Impact of a satellite laboratory on turnaround times for the emergency department : Clinical Chemistry and Laboratory Medicine

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Clinical Chemistry and Laboratory Medicine (CCLM)

Published in Association with the European Federation of Clinical Chemistry and Laboratory Medicine (EFLM)

Editor-in-Chief: Plebani, Mario

Ed. by Gillery, Philippe / Lackner, Karl J. / Lippi, Giuseppe / Melichar, Bohuslav / Schlattmann, Peter / Tate, Jillian R. / Tsongalis, Gregory J.


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Impact of a satellite laboratory on turnaround times for the emergency department

Gurdeep Dhatt1 / Joseph Manna2 / Bassam Bishawi3 / Diane Chetty4 / Ahlam Al Sheiban5 / David James6

1Department of Pathology and Laboratory Medicine, Tawam Hospital in association with Johns Hopkins Medicine, Al Ain, United Arab Emirates

2Department of Emergency Medicine, Tawam Hospital in association with Johns Hopkins Medicine, Al Ain, United Arab Emirates

3Department of Pathology and Laboratory Medicine, Tawam Hospital in association with Johns Hopkins Medicine, Al Ain, United Arab Emirates

4Department of Emergency Medicine, Tawam Hospital in association with Johns Hopkins Medicine, Al Ain, United Arab Emirates

5Department of Quality Management, Tawam Hospital in association with Johns Hopkins Medicine, Al Ain, United Arab Emirates

6Clinical Services, Tawam Hospital in association with Johns Hopkins Medicine, Al Ain, United Arab Emirates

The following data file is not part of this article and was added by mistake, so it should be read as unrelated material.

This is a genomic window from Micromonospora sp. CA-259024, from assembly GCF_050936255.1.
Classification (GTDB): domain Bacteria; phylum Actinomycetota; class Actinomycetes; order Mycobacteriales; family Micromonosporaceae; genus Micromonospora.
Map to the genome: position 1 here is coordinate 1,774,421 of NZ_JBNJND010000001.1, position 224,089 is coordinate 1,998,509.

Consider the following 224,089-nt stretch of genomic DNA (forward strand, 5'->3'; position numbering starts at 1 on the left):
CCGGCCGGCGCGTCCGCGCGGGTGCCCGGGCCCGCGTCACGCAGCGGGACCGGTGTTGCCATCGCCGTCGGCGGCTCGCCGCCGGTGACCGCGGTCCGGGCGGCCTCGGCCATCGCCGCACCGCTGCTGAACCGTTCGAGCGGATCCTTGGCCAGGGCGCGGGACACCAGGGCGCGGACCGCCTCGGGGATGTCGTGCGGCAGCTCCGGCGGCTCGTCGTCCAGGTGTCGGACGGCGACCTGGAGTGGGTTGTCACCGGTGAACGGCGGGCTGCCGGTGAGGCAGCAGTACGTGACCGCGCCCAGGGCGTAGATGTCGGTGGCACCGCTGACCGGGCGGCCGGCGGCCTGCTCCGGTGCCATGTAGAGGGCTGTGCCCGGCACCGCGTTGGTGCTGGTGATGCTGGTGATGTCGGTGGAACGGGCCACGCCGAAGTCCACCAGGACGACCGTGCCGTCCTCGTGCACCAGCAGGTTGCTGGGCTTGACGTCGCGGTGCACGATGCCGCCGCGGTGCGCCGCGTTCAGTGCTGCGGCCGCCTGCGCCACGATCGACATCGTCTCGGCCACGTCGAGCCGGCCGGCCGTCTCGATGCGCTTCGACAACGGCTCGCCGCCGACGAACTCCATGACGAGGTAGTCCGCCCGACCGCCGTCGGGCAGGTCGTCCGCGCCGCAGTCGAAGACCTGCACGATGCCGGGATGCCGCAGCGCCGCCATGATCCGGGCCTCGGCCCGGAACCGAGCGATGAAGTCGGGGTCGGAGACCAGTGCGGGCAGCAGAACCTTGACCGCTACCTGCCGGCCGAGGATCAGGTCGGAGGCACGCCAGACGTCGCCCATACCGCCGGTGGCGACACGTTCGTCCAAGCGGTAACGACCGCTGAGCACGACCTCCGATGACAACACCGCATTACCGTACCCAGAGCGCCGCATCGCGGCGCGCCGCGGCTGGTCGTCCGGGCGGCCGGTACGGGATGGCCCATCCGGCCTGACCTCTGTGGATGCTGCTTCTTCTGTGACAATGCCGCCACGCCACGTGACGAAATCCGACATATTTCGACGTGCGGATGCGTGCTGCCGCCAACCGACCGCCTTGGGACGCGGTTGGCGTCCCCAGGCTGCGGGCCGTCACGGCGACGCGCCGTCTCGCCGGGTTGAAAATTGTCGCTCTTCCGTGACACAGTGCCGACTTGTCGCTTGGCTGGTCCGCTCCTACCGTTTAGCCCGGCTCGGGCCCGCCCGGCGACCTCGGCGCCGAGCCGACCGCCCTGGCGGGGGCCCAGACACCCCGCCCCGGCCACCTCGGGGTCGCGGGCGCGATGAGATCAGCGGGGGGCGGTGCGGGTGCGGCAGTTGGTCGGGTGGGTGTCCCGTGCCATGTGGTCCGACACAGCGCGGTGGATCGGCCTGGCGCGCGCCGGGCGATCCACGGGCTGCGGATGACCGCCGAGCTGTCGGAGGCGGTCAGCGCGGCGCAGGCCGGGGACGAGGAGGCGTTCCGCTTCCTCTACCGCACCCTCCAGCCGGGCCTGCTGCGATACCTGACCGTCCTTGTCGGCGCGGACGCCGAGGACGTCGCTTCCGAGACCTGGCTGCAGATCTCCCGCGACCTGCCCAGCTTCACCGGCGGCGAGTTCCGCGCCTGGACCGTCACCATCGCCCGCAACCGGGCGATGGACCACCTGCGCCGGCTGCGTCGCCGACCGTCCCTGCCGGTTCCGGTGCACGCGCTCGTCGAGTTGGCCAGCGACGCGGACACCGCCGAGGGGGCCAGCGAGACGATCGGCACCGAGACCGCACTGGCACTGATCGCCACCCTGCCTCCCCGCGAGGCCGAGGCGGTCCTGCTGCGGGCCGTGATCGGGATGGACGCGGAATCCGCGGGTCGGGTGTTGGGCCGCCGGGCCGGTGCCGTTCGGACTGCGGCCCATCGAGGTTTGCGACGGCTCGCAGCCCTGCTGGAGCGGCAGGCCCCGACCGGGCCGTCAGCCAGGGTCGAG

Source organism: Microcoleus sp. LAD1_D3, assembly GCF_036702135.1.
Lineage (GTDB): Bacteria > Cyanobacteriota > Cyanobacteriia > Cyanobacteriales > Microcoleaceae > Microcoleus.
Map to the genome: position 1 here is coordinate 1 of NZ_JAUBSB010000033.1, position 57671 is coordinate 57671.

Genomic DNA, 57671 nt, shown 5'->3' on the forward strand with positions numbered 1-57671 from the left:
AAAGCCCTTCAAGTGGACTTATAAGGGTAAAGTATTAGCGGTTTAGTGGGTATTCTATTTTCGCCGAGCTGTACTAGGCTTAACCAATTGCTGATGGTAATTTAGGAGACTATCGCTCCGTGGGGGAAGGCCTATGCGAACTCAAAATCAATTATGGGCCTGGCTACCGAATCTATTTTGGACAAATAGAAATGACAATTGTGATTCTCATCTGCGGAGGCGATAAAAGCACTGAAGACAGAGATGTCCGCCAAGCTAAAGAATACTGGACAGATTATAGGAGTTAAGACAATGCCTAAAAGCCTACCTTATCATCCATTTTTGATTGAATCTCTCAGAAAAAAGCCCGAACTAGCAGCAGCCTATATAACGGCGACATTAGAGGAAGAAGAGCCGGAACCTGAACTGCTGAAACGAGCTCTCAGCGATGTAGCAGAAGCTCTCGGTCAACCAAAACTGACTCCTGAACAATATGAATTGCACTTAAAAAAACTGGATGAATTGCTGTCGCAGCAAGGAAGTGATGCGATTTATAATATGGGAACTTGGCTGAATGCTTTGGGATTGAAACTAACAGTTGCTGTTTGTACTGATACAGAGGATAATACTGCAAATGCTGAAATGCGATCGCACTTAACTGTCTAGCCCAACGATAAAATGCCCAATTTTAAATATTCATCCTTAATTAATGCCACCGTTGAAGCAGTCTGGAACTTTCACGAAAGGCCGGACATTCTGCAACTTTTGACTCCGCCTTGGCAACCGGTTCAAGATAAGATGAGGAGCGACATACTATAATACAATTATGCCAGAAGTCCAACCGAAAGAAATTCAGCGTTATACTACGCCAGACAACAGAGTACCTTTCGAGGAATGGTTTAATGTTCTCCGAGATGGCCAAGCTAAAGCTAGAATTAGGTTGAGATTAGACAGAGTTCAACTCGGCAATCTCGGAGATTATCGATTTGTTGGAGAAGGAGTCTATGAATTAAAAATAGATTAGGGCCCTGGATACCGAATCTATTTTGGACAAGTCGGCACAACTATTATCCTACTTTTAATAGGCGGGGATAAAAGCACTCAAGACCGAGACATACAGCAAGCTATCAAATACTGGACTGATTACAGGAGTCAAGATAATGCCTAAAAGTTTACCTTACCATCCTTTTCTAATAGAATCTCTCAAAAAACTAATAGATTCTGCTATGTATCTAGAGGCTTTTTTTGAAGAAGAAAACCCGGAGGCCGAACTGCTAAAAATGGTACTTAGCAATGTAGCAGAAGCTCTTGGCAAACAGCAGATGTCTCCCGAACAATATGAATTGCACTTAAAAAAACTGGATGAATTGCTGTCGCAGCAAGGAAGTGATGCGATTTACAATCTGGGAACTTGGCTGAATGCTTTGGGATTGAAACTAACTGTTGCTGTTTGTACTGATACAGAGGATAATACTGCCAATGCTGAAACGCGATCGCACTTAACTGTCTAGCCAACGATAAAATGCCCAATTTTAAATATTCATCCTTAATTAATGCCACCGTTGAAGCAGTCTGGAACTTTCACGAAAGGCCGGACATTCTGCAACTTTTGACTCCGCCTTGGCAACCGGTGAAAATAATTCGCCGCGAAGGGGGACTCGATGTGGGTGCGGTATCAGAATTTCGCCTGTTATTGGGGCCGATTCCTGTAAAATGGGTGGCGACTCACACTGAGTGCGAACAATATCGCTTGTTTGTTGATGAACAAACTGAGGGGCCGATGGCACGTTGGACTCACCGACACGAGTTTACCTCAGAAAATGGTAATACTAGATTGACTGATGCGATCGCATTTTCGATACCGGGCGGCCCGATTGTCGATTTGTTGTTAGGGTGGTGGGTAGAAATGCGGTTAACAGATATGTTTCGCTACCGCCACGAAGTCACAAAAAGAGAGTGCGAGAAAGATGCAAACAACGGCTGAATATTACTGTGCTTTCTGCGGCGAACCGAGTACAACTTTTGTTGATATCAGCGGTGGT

Corresponding author: Dr. G.S. Dhatt, Department of Pathology, Tawam Hospital, Al Ain, Abu Dhabi, United Arab Emirates Phone: +971-3-707-2417, Fax: +971-3-707-2418,

Citation Information: Clinical Chemistry and Laboratory Medicine. Volume 46, Issue 10, Pages 1464–1467, ISSN (Online) 1437-4331, ISSN (Print) 1434-6621, DOI: 10.1515/CCLM.2008.290, October 2008

Publication History

Received:
2008-01-17
Accepted:
2008-07-02

Abstract

Background: Prolonged laboratory turnaround time (TAT) contributes to prolonged length of stay in emergency departments (EDs). The TAT of laboratory test results is a common key performance indicator by which clinicians and regulatory bodies evaluate laboratory performance. Establishing satellite laboratories in EDs staffed by laboratory technologists is one approach towards reducing TAT.

Methods: TAT data were collected for three time intervals: (a) sampling time to time samples received in the laboratory (transportation time), (b) sample received in the laboratory until results were available for viewing on the laboratory information system monitor or collection by ED staff (within laboratory TAT), and (c) sampling to availability of results (total TAT, e.g., a+b). The target was to achieve a median within laboratory TAT of 45 min for samples received from the ED.

Results: The median transportation times for samples to be delivered to the central and satellite laboratory were 22 min and 1 min, respectively (p<0.0001). The median within laboratory TATs were 45 [95% confidence interval (CI) 43–49] and 34 (95% CI 33–35) min for the central and satellite laboratories, respectively (p<0.001).

Conclusions: A satellite laboratory in the ED can significantly reduce laboratory TAT.

Clin Chem Lab Med 2008;46:1464–7.

Keywords: emergency department; laboratory; satellite; turnaround times

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